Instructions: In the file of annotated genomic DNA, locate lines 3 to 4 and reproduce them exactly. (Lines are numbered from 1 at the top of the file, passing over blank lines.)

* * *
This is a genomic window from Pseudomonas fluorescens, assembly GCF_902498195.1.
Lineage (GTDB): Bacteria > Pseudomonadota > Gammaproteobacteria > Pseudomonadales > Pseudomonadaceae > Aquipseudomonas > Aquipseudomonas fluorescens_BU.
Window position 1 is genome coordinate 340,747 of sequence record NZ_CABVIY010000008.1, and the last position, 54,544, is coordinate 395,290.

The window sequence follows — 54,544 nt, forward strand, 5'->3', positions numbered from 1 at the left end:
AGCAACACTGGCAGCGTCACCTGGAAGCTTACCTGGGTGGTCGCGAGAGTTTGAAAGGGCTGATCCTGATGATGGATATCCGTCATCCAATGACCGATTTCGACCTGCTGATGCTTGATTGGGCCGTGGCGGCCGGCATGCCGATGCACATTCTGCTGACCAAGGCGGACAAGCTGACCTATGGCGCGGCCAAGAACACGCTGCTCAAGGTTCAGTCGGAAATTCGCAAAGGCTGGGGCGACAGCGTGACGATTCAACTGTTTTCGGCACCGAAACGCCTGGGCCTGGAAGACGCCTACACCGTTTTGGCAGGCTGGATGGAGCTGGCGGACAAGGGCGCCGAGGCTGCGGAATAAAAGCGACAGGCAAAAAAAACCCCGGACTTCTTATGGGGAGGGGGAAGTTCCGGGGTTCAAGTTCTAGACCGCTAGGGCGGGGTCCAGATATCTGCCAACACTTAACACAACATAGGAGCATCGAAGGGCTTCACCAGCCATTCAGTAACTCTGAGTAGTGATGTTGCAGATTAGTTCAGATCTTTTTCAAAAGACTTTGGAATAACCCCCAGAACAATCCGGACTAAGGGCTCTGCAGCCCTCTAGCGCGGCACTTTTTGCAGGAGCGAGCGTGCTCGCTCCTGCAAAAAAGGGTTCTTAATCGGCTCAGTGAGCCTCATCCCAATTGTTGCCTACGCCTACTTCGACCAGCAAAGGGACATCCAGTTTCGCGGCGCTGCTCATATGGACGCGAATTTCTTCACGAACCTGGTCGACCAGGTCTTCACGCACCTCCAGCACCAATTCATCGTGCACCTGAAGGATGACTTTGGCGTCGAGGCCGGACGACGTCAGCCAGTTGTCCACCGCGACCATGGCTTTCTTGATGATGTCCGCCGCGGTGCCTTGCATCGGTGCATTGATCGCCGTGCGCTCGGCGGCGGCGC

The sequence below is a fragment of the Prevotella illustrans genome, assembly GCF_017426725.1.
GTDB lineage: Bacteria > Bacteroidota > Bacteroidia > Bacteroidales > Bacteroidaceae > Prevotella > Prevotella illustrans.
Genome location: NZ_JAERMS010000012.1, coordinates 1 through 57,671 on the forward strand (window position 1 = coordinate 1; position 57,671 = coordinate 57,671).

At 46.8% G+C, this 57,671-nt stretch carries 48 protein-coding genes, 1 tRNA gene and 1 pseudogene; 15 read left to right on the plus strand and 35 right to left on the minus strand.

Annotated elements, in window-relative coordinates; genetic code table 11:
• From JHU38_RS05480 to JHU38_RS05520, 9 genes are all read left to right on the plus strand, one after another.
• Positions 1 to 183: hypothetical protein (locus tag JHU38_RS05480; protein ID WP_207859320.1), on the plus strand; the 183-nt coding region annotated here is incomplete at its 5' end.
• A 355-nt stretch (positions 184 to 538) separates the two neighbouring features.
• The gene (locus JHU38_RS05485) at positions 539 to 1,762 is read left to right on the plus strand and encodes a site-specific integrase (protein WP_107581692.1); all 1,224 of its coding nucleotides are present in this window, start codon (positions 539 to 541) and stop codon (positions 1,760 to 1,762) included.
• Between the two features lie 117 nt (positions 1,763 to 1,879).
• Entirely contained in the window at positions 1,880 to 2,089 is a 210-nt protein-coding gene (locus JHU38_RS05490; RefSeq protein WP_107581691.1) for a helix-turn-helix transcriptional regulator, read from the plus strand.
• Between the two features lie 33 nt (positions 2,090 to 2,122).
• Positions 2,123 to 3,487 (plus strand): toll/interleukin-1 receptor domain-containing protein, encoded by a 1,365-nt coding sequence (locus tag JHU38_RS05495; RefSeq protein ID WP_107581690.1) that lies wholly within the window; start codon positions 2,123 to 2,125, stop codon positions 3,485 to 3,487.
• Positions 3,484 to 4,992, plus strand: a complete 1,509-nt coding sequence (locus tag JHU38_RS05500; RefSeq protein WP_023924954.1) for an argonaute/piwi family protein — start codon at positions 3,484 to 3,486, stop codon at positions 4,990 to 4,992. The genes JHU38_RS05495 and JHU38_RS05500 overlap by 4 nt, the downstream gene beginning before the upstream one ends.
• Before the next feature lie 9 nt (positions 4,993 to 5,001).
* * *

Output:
Window position 1 is genome coordinate 340,747 of sequence record NZ_CABVIY010000008.1, and the last position, 54,544, is coordinate 395,290.

The window sequence follows — 54,544 nt, forward strand, 5'->3', positions numbered from 1 at the left end: